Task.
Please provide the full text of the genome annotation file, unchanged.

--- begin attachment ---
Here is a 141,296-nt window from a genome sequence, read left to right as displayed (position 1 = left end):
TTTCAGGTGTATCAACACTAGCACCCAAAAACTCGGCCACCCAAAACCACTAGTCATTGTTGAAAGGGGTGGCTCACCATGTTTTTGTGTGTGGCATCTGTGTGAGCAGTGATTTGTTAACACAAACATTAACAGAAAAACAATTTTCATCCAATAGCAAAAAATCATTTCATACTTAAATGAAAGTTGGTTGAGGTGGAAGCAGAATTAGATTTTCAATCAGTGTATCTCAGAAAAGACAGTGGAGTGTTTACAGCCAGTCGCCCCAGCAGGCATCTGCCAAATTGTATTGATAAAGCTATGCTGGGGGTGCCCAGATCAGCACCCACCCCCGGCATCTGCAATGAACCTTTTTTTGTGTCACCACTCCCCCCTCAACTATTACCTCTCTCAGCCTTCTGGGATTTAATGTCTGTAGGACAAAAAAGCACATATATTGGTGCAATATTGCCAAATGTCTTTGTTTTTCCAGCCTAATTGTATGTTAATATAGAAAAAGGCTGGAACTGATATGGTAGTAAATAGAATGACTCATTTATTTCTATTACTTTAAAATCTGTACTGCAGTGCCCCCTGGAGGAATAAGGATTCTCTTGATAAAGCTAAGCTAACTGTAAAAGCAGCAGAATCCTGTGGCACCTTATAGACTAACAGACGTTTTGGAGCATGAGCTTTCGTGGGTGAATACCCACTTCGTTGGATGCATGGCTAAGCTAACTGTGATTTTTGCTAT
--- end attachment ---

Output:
Here is a 141,296-nt window from a genome sequence, read left to right as displayed (position 1 = left end):
TTTCAGGTGTATCAACACTAGCACCCAAAAACTCGGCCACCCAAAACCACTAGTCATTGTTGAAAGGGGTGGCTCACCATGTTTTTGTGTGTGGCATCTGTGTGAGCAGTGATTTGTTAACACAAACATTAACAGAAAAACAATTTTCATCCAATAGCAAAAAATCATTTCATACTTAAATGAAAGTTGGTTGAGGTGGAAGCAGAATTAGATTTTCAATCAGTGTATCTCAGAAAAGACAGTGGAGTGTTTACAGCCAGTCGCCCCAGCAGGCATCTGCCAAATTGTATTGATAAAGCTATGCTGGGGGTGCCCAGATCAGCACCCACCCCCGGCATCTGCAATGAACCTTTTTTTGTGTCACCACTCCCCCCTCAACTATTACCTCTCTCAGCCTTCTGGGATTTAATGTCTGTAGGACAAAAAAGCACATATATTGGTGCAATATTGCCAAATGTCTTTGTTTTTCCAGCCTAATTGTATGTTAATATAGAAAAAGGCTGGAACTGATATGGTAGTAAATAGAATGACTCATTTATTTCTATTACTTTAAAATCTGTACTGCAGTGCCCCCTGGAGGAATAAGGATTCTCTTGATAAAGCTAAGCTAACTGTAAAAGCAGCAGAATCCTGTGGCACCTTATAGACTAACAGACGTTTTGGAGCATGAGCTTTCGTGGGTGAATACCCACTTCGTTGGATGCATGGCTAAGCTAACTGTGATTTTTGCTAT